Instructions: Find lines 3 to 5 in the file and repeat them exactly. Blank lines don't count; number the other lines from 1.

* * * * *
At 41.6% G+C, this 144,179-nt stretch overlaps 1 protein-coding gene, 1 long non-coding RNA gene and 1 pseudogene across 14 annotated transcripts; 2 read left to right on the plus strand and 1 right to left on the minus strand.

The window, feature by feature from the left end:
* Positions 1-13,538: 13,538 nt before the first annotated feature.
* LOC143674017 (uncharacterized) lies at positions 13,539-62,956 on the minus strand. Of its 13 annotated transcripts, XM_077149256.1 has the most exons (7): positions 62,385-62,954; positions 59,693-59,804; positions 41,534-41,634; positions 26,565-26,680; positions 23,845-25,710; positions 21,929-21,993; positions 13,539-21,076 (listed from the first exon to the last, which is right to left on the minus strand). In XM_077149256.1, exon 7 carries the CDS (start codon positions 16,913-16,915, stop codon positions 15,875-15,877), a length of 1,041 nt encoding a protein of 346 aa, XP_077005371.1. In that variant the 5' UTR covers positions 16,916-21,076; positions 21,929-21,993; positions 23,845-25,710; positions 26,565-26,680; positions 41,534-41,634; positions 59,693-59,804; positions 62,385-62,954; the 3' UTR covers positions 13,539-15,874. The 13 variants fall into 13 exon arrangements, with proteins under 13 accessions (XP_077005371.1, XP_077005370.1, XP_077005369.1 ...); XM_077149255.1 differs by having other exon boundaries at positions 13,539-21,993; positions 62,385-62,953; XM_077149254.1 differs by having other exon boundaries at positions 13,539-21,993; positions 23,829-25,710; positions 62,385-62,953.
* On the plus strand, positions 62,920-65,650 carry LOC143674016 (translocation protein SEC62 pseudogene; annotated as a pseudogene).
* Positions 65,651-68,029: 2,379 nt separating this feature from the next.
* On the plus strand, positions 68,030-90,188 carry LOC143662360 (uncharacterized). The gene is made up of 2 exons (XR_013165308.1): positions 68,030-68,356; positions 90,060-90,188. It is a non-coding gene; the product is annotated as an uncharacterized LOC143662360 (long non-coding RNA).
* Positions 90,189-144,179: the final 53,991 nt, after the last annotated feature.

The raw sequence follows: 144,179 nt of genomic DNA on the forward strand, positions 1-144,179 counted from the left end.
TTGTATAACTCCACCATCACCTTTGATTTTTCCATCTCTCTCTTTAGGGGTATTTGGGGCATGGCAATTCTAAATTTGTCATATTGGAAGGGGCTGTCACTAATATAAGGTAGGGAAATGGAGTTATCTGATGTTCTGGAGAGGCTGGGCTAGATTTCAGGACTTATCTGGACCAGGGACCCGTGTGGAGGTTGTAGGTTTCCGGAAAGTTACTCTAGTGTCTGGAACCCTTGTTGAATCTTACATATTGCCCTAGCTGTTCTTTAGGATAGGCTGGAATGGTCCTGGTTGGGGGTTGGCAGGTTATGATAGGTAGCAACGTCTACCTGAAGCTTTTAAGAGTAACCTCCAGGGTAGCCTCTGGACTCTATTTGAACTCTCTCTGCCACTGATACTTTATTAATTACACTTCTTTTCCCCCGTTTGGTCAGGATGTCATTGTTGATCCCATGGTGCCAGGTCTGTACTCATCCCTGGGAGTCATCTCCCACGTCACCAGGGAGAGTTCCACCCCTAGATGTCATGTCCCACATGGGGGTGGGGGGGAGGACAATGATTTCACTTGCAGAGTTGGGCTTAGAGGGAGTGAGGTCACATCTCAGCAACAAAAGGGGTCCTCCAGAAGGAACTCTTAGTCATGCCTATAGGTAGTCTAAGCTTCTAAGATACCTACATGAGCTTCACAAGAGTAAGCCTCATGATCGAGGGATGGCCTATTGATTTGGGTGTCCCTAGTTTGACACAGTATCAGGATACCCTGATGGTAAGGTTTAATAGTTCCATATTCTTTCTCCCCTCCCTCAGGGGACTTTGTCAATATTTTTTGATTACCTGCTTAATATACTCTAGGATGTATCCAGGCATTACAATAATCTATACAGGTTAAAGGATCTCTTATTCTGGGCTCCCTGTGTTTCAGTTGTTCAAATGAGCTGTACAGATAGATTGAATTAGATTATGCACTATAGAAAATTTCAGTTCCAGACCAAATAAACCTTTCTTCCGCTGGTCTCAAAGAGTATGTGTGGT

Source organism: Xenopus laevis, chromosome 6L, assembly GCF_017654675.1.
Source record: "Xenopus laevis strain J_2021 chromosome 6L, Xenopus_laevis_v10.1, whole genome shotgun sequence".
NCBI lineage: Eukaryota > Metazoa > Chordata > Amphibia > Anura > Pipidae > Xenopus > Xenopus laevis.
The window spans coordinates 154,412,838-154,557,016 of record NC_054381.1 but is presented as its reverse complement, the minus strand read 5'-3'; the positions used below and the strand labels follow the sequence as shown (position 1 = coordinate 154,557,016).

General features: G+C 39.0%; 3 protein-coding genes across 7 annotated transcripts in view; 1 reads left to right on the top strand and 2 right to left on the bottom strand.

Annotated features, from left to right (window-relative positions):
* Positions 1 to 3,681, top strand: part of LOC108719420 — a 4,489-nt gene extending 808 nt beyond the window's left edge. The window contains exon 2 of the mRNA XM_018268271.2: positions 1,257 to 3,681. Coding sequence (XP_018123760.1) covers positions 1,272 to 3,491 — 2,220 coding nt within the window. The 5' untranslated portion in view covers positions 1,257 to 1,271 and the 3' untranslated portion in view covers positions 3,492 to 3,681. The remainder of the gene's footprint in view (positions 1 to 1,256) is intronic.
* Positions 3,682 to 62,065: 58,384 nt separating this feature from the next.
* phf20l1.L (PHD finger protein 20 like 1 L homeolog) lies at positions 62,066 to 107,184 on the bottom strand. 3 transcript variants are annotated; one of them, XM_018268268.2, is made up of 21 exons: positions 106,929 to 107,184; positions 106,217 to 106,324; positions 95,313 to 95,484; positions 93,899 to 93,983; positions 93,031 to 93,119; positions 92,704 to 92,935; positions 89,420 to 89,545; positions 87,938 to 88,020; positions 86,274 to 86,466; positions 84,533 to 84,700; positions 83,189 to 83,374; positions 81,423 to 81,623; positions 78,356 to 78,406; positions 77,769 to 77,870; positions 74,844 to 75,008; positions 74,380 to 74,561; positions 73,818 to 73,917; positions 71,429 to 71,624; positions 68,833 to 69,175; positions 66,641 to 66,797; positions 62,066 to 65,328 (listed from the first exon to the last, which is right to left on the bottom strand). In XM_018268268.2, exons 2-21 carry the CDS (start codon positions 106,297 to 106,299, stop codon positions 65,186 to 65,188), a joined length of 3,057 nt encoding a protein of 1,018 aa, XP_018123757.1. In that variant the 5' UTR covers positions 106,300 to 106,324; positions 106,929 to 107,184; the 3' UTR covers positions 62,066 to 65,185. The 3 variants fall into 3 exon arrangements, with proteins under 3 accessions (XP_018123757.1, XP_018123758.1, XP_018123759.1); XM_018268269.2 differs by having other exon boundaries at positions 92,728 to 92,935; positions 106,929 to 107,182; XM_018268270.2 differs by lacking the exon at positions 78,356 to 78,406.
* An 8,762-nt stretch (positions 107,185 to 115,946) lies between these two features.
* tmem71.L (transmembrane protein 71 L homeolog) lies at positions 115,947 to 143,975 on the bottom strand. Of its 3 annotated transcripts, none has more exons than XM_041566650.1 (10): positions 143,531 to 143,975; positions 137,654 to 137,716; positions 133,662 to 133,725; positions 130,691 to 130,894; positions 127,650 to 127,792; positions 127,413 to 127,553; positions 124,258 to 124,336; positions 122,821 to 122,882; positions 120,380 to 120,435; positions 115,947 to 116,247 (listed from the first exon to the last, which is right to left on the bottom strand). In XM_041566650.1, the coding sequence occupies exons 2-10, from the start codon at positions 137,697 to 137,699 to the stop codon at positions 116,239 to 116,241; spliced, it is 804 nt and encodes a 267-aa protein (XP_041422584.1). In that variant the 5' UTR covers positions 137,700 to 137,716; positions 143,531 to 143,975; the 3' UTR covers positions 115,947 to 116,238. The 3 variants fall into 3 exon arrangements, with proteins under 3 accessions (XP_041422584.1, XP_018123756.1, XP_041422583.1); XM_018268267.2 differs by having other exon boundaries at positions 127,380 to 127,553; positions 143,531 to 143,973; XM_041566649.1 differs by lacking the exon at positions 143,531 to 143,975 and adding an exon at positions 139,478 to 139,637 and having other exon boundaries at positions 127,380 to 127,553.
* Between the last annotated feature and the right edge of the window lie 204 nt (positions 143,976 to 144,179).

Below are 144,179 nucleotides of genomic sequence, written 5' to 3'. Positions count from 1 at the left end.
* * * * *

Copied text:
* Positions 1-13,538: 13,538 nt before the first annotated feature.
* LOC143674017 (uncharacterized) lies at positions 13,539-62,956 on the minus strand. Of its 13 annotated transcripts, XM_077149256.1 has the most exons (7): positions 62,385-62,954; positions 59,693-59,804; positions 41,534-41,634; positions 26,565-26,680; positions 23,845-25,710; positions 21,929-21,993; positions 13,539-21,076 (listed from the first exon to the last, which is right to left on the minus strand). In XM_077149256.1, exon 7 carries the CDS (start codon positions 16,913-16,915, stop codon positions 15,875-15,877), a length of 1,041 nt encoding a protein of 346 aa, XP_077005371.1. In that variant the 5' UTR covers positions 16,916-21,076; positions 21,929-21,993; positions 23,845-25,710; positions 26,565-26,680; positions 41,534-41,634; positions 59,693-59,804; positions 62,385-62,954; the 3' UTR covers positions 13,539-15,874. The 13 variants fall into 13 exon arrangements, with proteins under 13 accessions (XP_077005371.1, XP_077005370.1, XP_077005369.1 ...); XM_077149255.1 differs by having other exon boundaries at positions 13,539-21,993; positions 62,385-62,953; XM_077149254.1 differs by having other exon boundaries at positions 13,539-21,993; positions 23,829-25,710; positions 62,385-62,953.
* On the plus strand, positions 62,920-65,650 carry LOC143674016 (translocation protein SEC62 pseudogene; annotated as a pseudogene).